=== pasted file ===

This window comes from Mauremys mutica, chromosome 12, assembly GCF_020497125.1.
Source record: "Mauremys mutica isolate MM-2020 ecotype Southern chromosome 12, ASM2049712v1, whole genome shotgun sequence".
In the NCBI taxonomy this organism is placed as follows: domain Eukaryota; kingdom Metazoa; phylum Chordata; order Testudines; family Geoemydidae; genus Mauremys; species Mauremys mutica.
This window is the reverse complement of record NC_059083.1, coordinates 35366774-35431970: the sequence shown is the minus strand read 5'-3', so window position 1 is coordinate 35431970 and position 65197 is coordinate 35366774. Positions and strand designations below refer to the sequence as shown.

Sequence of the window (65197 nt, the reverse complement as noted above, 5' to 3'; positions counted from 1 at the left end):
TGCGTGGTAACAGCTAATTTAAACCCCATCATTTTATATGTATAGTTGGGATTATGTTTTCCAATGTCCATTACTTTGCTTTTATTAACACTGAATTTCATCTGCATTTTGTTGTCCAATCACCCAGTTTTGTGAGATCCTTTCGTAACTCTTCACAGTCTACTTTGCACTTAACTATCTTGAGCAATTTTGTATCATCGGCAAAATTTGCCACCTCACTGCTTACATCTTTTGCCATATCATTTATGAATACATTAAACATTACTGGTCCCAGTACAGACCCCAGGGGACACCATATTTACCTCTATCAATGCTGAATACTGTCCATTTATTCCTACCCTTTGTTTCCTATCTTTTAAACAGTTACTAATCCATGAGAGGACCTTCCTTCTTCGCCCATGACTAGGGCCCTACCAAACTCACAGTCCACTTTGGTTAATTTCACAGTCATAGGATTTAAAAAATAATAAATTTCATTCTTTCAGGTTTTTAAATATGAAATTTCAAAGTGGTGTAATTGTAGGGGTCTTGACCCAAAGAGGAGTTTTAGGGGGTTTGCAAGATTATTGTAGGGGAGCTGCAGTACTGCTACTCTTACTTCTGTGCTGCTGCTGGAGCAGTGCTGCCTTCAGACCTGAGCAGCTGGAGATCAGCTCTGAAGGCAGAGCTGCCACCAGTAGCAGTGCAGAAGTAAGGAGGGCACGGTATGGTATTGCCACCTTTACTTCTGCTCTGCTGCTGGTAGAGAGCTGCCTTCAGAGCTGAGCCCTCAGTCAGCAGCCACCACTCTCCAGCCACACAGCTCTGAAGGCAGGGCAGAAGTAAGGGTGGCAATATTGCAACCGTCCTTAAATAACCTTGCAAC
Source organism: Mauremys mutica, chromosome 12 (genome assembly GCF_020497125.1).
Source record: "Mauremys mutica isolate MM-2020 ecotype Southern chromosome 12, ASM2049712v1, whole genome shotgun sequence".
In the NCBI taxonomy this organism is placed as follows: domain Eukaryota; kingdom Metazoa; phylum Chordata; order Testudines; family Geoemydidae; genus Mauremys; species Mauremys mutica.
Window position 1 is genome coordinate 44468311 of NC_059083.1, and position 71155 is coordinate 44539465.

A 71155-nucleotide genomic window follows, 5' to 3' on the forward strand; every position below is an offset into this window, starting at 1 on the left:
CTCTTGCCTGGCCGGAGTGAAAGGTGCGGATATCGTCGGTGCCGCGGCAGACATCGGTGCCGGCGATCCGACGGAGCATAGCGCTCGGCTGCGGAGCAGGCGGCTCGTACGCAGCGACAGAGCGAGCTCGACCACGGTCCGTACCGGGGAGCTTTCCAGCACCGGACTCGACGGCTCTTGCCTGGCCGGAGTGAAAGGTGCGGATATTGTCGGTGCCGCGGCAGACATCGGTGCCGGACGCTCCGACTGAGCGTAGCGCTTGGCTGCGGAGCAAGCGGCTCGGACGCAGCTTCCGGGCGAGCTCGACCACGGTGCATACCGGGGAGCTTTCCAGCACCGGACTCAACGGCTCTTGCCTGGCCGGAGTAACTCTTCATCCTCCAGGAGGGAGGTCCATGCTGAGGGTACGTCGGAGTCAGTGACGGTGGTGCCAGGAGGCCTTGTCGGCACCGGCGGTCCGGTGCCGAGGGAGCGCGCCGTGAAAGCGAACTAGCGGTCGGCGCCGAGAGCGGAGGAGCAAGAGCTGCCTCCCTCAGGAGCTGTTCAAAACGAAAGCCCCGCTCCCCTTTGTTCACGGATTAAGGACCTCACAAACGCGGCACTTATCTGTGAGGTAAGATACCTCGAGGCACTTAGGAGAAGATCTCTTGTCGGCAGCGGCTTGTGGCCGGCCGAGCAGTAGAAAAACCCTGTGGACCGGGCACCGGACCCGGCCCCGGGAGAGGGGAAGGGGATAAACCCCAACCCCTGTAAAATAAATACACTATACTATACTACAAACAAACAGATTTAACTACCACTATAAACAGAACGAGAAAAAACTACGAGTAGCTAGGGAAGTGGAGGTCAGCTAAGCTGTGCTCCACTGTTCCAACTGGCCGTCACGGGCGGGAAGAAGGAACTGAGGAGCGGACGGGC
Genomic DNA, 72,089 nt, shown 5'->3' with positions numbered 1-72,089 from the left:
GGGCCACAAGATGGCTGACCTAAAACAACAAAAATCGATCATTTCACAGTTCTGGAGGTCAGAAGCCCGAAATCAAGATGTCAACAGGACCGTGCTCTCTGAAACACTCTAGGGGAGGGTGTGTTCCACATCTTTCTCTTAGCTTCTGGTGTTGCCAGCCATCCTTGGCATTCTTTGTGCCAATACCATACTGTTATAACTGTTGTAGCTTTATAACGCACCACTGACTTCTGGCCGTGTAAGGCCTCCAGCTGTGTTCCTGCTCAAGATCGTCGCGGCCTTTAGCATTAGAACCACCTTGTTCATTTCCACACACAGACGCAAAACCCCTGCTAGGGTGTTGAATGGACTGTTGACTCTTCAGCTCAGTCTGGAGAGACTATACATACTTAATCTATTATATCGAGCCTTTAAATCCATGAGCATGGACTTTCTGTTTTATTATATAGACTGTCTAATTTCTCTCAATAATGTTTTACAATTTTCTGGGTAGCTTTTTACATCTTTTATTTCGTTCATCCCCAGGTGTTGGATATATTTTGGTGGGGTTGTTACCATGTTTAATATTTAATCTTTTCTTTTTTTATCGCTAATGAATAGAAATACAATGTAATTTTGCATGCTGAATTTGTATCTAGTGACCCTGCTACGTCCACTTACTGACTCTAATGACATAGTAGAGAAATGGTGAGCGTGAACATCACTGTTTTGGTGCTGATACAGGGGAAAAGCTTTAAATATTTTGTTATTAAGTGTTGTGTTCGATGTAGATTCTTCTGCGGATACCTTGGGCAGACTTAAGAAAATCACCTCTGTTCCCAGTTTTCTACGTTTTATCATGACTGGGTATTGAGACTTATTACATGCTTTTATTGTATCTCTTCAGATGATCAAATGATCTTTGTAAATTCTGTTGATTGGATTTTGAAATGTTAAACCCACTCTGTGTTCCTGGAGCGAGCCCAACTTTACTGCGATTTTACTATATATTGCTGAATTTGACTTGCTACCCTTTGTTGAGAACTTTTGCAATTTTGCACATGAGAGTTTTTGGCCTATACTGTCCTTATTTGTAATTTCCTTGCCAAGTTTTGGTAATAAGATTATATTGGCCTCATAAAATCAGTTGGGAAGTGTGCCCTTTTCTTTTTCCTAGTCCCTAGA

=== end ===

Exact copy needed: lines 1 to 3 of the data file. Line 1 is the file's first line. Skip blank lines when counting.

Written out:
This window comes from Mauremys mutica, chromosome 12, assembly GCF_020497125.1.
Source record: "Mauremys mutica isolate MM-2020 ecotype Southern chromosome 12, ASM2049712v1, whole genome shotgun sequence".
In the NCBI taxonomy this organism is placed as follows: domain Eukaryota; kingdom Metazoa; phylum Chordata; order Testudines; family Geoemydidae; genus Mauremys; species Mauremys mutica.